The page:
Abstract : Human gastric lipase (HGL) is a lipolytic enzyme that is secreted by the chief cells located in the fundic part of the stomach. HGL plays an important role in lipid digestion, since it promotes the subsequent hydrolytic action of pancreatic lipase in duodenal lumen. Physiological studies have shown that HGL is able of acting not only in the highly acid stomach environment but also in the duodenum in synergy with human pancreatic lipase (HPL). Recombinant HGL (r-HGL) was expressed in the baculovirus/insect cell system in the form of an active protein with a molecular mass of 45 kDa. The specific activities of r-HGL were found to be similar to that of the native enzyme when tested on various triacylglycerol (TG) substrates. The 3-D structure of r-HGL was the first solved within the mammalian acid lipase family. This globular enzyme (379 residues) shows a new feature, different from the other known lipases structures, which consists of a core domain having the alpha/beta hydrolase fold and a cap domain including a putative 'lid' of 30 residues covering the active site of the lipase (closed conformation). HPL is the major lipolytic enzyme involved in the digestion of dietary TG. HPL is a 50 kDa glycoprotein which is directly secreted as an active enzyme. HPL was the first mammalian lipase to be solved structurally, and it revealed the presence of two structural domains: a large N-terminal domain (residues 1-336) and a smaller C-terminal domain (residues 337-449). The large N-terminal domain belongs to the alpha/beta hydrolase fold and contains the active site. A surface loop called the lid domain (C237-C261) covers the active site in the closed conformation of the lipase. The 3-D structure of the lipase-procolipase complex illustrates how the procolipase might anchor the lipase at the interface in the presence of bile salts: procolipase binds to the C-terminal domain of HPL and exposes the hydrophobic tips of its fingers at the opposite site of its lipase-binding domain. These hydrophobic tips help to bring N-terminal domain into close conformation with the interface where the opening of the lid domain probably occurs. As a result of all these conformational changes, the open lid and the extremities of the procolipase form an impressive continuous hydrophobic plateau, extending over more than 50 A. This surface might able to interact strongly with a lipid-water interface. The biochemical, histochemical and clinical studies as well as the 3-D structures obtained will be a great help for a better understanding of the structure-function relationships of digestive lipases.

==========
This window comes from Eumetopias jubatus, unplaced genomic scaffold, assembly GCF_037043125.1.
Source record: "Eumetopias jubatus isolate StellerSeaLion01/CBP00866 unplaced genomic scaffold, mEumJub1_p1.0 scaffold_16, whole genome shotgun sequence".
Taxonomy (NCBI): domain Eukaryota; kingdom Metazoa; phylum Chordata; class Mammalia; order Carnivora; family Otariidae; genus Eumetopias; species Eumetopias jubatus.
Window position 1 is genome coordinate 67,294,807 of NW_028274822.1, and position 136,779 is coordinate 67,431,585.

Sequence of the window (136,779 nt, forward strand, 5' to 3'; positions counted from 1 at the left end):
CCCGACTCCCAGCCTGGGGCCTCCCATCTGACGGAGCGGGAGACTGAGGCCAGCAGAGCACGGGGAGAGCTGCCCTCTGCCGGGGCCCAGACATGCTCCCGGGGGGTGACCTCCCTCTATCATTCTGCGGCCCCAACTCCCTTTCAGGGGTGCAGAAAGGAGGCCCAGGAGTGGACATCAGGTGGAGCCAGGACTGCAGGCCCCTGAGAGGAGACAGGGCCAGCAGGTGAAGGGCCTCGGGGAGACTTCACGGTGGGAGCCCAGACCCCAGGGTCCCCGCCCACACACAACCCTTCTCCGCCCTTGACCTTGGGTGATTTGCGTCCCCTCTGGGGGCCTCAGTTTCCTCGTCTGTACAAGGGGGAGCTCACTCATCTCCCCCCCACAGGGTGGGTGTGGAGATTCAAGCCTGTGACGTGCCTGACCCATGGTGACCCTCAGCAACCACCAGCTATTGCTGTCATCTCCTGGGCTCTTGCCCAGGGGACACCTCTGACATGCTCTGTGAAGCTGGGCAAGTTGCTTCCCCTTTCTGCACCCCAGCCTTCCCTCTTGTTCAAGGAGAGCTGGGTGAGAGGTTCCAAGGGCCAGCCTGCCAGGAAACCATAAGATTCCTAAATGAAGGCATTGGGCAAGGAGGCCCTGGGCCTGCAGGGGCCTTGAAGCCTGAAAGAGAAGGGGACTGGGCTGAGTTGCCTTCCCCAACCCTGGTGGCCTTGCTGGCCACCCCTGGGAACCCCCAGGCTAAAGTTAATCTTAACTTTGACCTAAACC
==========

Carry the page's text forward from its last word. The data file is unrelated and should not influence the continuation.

ESTHER : Miled_2000_Biochimie_82_973